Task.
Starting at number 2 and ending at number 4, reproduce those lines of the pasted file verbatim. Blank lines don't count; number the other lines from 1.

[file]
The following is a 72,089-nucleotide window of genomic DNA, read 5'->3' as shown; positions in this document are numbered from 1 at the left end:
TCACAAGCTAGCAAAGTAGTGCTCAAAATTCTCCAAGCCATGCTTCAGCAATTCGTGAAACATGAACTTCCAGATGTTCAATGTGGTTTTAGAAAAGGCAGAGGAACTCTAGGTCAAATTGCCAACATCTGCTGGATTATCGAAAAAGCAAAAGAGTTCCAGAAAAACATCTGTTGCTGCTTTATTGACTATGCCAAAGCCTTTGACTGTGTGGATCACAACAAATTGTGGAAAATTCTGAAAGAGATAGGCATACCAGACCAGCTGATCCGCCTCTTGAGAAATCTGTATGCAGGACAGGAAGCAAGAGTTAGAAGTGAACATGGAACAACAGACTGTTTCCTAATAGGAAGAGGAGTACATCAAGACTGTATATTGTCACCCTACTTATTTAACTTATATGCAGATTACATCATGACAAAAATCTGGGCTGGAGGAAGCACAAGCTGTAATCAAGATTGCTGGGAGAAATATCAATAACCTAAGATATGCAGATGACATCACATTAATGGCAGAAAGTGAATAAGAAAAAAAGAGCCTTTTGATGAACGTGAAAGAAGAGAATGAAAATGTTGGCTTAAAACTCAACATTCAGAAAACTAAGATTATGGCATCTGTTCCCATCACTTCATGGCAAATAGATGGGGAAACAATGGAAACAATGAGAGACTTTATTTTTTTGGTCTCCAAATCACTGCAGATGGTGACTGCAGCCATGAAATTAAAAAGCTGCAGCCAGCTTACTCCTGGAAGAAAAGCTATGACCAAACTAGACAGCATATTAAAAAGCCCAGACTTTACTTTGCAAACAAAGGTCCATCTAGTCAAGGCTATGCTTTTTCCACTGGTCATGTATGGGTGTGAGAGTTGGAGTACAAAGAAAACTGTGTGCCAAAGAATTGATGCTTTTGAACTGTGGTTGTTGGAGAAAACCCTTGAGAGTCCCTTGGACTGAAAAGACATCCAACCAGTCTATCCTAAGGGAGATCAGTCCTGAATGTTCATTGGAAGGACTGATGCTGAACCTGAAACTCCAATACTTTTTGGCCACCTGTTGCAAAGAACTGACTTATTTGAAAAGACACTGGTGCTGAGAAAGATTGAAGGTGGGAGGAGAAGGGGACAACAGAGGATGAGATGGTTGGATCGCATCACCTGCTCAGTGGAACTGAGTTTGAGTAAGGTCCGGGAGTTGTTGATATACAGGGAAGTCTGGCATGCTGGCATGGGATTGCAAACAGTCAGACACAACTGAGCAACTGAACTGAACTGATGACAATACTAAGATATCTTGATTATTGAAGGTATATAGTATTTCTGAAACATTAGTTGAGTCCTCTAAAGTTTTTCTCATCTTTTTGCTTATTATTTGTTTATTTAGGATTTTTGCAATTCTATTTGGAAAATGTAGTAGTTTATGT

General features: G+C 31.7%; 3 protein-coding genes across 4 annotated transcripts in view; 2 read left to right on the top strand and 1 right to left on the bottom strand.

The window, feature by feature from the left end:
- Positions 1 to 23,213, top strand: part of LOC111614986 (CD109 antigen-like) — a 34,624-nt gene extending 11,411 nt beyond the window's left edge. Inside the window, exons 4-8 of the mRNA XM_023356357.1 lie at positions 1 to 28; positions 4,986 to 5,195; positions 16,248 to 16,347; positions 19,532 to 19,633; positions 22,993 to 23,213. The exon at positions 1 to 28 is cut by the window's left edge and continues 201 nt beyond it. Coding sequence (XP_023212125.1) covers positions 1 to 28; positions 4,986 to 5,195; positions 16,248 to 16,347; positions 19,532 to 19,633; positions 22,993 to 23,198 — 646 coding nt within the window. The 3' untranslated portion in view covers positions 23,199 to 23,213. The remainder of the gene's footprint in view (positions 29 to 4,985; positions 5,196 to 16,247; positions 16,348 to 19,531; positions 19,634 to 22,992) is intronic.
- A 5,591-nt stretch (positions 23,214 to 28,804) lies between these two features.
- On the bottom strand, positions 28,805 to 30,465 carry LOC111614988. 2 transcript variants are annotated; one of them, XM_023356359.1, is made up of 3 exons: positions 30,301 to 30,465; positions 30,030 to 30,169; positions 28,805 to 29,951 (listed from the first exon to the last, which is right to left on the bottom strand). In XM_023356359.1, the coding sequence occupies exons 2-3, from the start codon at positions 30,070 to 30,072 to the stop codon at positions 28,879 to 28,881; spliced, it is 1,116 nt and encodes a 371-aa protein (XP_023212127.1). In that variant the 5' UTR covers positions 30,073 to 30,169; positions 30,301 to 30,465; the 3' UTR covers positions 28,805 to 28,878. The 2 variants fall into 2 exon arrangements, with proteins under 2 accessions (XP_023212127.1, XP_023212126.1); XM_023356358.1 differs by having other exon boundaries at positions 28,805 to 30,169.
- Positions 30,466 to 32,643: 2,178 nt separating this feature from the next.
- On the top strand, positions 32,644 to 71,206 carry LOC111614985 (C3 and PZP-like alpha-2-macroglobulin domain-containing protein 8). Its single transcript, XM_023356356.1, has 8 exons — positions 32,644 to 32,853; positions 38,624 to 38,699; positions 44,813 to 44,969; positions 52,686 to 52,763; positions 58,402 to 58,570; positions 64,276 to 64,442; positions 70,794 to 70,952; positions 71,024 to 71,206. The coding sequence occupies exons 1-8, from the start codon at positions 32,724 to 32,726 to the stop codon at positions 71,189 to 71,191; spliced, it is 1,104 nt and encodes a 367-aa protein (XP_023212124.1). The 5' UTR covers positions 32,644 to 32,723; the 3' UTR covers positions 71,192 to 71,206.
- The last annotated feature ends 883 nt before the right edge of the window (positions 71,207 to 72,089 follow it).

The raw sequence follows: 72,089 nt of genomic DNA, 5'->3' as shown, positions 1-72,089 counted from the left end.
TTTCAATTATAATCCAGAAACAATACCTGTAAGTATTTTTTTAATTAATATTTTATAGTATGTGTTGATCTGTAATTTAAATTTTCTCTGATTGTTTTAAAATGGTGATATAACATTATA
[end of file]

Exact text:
TCACAAGCTAGCAAAGTAGTGCTCAAAATTCTCCAAGCCATGCTTCAGCAATTCGTGAAACATGAACTTCCAGATGTTCAATGTGGTTTTAGAAAAGGCAGAGGAACTCTAGGTCAAATTGCCAACATCTGCTGGATTATCGAAAAAGCAAAAGAGTTCCAGAAAAACATCTGTTGCTGCTTTATTGACTATGCCAAAGCCTTTGACTGTGTGGATCACAACAAATTGTGGAAAATTCTGAAAGAGATAGGCATACCAGACCAGCTGATCCGCCTCTTGAGAAATCTGTATGCAGGACAGGAAGCAAGAGTTAGAAGTGAACATGGAACAACAGACTGTTTCCTAATAGGAAGAGGAGTACATCAAGACTGTATATTGTCACCCTACTTATTTAACTTATATGCAGATTACATCATGACAAAAATCTGGGCTGGAGGAAGCACAAGCTGTAATCAAGATTGCTGGGAGAAATATCAATAACCTAAGATATGCAGATGACATCACATTAATGGCAGAAAGTGAATAAGAAAAAAAGAGCCTTTTGATGAACGTGAAAGAAGAGAATGAAAATGTTGGCTTAAAACTCAACATTCAGAAAACTAAGATTATGGCATCTGTTCCCATCACTTCATGGCAAATAGATGGGGAAACAATGGAAACAATGAGAGACTTTATTTTTTTGGTCTCCAAATCACTGCAGATGGTGACTGCAGCCATGAAATTAAAAAGCTGCAGCCAGCTTACTCCTGGAAGAAAAGCTATGACCAAACTAGACAGCATATTAAAAAGCCCAGACTTTACTTTGCAAACAAAGGTCCATCTAGTCAAGGCTATGCTTTTTCCACTGGTCATGTATGGGTGTGAGAGTTGGAGTACAAAGAAAACTGTGTGCCAAAGAATTGATGCTTTTGAACTGTGGTTGTTGGAGAAAACCCTTGAGAGTCCCTTGGACTGAAAAGACATCCAACCAGTCTATCCTAAGGGAGATCAGTCCTGAATGTTCATTGGAAGGACTGATGCTGAACCTGAAACTCCAATACTTTTTGGCCACCTGTTGCAAAGAACTGACTTATTTGAAAAGACACTGGTGCTGAGAAAGATTGAAGGTGGGAGGAGAAGGGGACAACAGAGGATGAGATGGTTGGATCGCATCACCTGCTCAGTGGAACTGAGTTTGAGTAAGGTCCGGGAGTTGTTGATATACAGGGAAGTCTGGCATGCTGGCATGGGATTGCAAACAGTCAGACACAACTGAGCAACTGAACTGAACTGATGACAATACTAAGATATCTTGATTATTGAAGGTATATAGTATTTCTGAAACATTAGTTGAGTCCTCTAAAGTTTTTCTCATCTTTTTGCTTATTATTTGTTTATTTAGGATTTTTGCAATTCTATTTGGAAAATGTAGTAGTTTATGT

General features: G+C 31.7%; 3 protein-coding genes across 4 annotated transcripts in view; 2 read left to right on the top strand and 1 right to left on the bottom strand.

The window, feature by feature from the left end: